Your statutory rights when returning goods
The most important statutory rights for returning your shopping comes from two pieces of legislation - the Consumer Rights Act 2015 and the Consumer Contracts Regulations.
These two regulations cover the return of unwanted goods bought online and your right to return faulty goods bought online or from a store.
If you can understand your statutory rights in these two areas, it'll put you in a better position for getting your money back.
Returning unwanted items you purchased in a shop isn't an automatic right - you'll have to check the returns policy of the store. But the retailer must stick to what is said in it.
If your item was bought online, over the phone or by mail order, as a customer you have consumer returns rights under the Consumer Contracts Regulations.
The Consumer Contracts Regulations gives you a cancellation period that starts the moment you place your order and ends 14 days from the day you receive your goods.
You then have a further 14 days from the date you notify the retailer that you'd like to cancel your order to return the goods to them.
We've put together advice on the additional consumer returns rights you have when purchasing goods online in our online returns guide.
Returning faulty goods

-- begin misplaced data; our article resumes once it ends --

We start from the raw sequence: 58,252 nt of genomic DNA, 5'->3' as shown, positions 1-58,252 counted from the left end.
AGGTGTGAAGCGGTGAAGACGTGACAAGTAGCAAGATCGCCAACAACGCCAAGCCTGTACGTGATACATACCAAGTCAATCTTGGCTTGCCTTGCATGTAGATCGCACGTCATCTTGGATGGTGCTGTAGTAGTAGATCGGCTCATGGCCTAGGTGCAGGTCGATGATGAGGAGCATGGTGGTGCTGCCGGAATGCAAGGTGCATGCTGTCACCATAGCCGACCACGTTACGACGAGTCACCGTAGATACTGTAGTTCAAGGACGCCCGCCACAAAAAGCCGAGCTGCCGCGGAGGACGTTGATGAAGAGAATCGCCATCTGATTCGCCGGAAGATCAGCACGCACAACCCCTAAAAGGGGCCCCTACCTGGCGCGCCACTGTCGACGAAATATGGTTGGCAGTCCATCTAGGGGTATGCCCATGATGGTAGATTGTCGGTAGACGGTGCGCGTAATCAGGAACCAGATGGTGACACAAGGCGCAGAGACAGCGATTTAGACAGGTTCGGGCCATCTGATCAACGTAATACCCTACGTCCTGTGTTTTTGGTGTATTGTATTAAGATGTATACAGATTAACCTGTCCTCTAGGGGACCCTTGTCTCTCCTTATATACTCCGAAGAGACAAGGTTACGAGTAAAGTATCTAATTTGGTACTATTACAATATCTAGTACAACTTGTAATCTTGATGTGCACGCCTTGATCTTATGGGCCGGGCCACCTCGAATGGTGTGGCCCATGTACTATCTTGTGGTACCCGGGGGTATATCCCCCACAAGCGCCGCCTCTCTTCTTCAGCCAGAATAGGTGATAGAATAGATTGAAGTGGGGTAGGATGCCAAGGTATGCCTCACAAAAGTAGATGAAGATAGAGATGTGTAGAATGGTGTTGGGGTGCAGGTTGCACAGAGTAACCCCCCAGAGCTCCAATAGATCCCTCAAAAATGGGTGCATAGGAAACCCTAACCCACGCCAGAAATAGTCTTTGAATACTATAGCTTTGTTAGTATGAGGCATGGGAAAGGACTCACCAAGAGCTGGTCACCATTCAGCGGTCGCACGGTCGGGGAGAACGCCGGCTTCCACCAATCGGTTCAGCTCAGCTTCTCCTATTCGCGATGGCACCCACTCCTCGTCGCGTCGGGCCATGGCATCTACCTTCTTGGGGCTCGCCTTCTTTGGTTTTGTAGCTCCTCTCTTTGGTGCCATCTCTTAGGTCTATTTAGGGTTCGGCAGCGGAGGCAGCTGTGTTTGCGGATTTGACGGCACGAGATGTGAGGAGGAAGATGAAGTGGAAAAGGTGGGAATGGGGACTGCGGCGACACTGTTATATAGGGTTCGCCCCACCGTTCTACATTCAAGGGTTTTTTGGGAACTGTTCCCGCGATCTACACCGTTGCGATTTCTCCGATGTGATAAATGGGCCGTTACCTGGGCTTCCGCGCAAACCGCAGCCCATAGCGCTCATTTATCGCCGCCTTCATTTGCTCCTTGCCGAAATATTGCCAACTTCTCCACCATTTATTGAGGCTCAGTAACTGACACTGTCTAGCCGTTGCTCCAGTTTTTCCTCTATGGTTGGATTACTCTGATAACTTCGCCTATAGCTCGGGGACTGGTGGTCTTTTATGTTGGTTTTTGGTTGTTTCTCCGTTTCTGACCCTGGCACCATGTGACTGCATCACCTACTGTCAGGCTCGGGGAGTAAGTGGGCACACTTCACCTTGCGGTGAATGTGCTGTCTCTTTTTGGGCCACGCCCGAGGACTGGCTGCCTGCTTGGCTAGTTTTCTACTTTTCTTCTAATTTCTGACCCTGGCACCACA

Make a faulty goods complaint
You could be entitled to a repair, replacement or a refund, answer some simple questions and Which? can help you start your complaint for free.
First, what do you want to return?
Your 30 day right to return
You have the legal right to a refund if you return your faulty good within 30 days of receiving it, regardless of what the store's return policy says.
Your consumer returns rights after 30 days
If you don't reject the goods within the first 30 days, and find a fault within the first six months of possessing your faulty goods, you'll need to give the retailer a chance to make a repair or replacement. If that's unsuccessful, you can then ask for a refund.
After six months
After the first six months, the burden of proof switches to you to prove the fault you've found was present at the time you purchased the goods in store or first took ownership of it if you bought it online.
The law does not detail how consumers can prove a fault was present at purchase, which can make it problematic when you’re asked to do so.
See our guide on returning faulty goods to find out more about your right to a refund, repair or replacement.
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Store returns or exchange policy
The good news is that most retailers choose to provide a 'goodwill' returns policy offering an exchange, refund or credit note for most returns.
You can only return store-bought non-faulty goods for an exchange or refund if the retailer has a returns policy.
It's worth noting that shops aren't required by law to have a returns policy, but if they do have one they must stick to it.
Returns policies are usually displayed on receipts, on signs in store and online. You can also ring the shop's customer services line to find out its returns policy.